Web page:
Skip to main content
Original Issue


Along the shallow "W" formed by the road between the tricky White House turn and the pits of the sunlit Le Mans race course, four dots detached themselves from the landscape and breasted the gentle rise at incredible speed. One instant they were indistinguishable even through a pair of binoculars; the next they could be discerned with the naked eye. It was almost 6:15 p.m. on the 32nd lap of the 23rd Le Mans International Grand Prix of Endurance, and at that instant 87 people had only a few seconds—or at most a few hours—left to live. They were about to be killed in the most shocking disaster ever to darken the history of the sport of motor racing.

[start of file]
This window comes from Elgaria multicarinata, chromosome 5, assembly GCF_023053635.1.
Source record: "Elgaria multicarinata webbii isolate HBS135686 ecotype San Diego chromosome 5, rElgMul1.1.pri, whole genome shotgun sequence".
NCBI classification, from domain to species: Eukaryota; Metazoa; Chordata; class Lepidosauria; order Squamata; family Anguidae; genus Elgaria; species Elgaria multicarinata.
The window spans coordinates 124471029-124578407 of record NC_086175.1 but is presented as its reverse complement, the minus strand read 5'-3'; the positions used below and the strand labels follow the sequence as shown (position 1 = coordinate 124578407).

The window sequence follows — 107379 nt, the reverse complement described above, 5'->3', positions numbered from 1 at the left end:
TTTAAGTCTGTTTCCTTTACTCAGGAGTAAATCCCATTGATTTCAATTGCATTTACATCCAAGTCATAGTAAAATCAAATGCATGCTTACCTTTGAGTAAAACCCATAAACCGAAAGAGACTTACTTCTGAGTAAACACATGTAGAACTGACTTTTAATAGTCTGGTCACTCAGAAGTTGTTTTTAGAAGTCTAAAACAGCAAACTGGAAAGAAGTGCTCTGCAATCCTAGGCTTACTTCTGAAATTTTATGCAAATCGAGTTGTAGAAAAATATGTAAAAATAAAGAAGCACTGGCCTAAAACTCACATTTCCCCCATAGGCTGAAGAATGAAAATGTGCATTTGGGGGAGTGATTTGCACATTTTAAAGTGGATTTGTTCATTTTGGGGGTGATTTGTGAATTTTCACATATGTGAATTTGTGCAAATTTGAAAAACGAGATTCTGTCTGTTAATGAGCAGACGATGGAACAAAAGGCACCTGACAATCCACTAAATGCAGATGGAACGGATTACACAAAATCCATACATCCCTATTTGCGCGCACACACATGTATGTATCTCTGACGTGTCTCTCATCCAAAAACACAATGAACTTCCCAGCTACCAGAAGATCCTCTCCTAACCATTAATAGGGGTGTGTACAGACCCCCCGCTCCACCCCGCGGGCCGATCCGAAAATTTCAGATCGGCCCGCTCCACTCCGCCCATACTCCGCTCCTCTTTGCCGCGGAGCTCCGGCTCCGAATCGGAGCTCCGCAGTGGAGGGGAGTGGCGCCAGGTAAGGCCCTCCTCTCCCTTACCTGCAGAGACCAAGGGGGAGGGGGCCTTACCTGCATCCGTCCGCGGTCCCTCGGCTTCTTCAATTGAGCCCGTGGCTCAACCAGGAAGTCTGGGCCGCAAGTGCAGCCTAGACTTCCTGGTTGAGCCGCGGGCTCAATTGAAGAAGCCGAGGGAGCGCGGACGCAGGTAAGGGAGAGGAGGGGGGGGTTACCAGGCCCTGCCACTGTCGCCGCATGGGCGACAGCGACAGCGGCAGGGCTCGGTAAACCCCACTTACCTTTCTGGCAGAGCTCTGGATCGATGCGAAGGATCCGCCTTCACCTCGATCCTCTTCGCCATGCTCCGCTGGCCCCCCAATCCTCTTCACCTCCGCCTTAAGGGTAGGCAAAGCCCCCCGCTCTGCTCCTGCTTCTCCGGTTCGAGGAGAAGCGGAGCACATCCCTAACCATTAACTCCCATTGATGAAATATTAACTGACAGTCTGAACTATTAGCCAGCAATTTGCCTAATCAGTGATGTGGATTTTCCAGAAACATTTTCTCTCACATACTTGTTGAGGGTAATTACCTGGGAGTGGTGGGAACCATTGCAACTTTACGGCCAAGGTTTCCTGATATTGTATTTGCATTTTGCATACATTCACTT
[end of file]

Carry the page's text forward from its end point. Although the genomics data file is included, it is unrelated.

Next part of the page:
The foremost car was the green D-type Jaguar driven by young, tow-headed Mike Hawthorn, leading the race—and Juan Fangio's silver Mercedes—by a few seconds. Hawthorn had just lapped Lance Maeklin in the Austin-Healey for the fourth time and teammate Pierre Levegh in Mercedes No. 20 for the first time. A hundred yards astern, Fangio also was getting ready to take Levegh and Macklin in his relentless pursuit of Hawthorn.

Already, during those opening 32 laps, the two leaders had traded places five times. Fangio had broken the lap record on the fifth, 15th, 17th, 20th and 22nd laps; Hawthorn on the 16th, 24th and 25th laps. It now stood at 4 minutes 6.6 seconds for the 8.38-mile course—a fantastic average of 123 mph—and for the remaining 22 hours no driver was again to come anywhere near that breath-taking speed.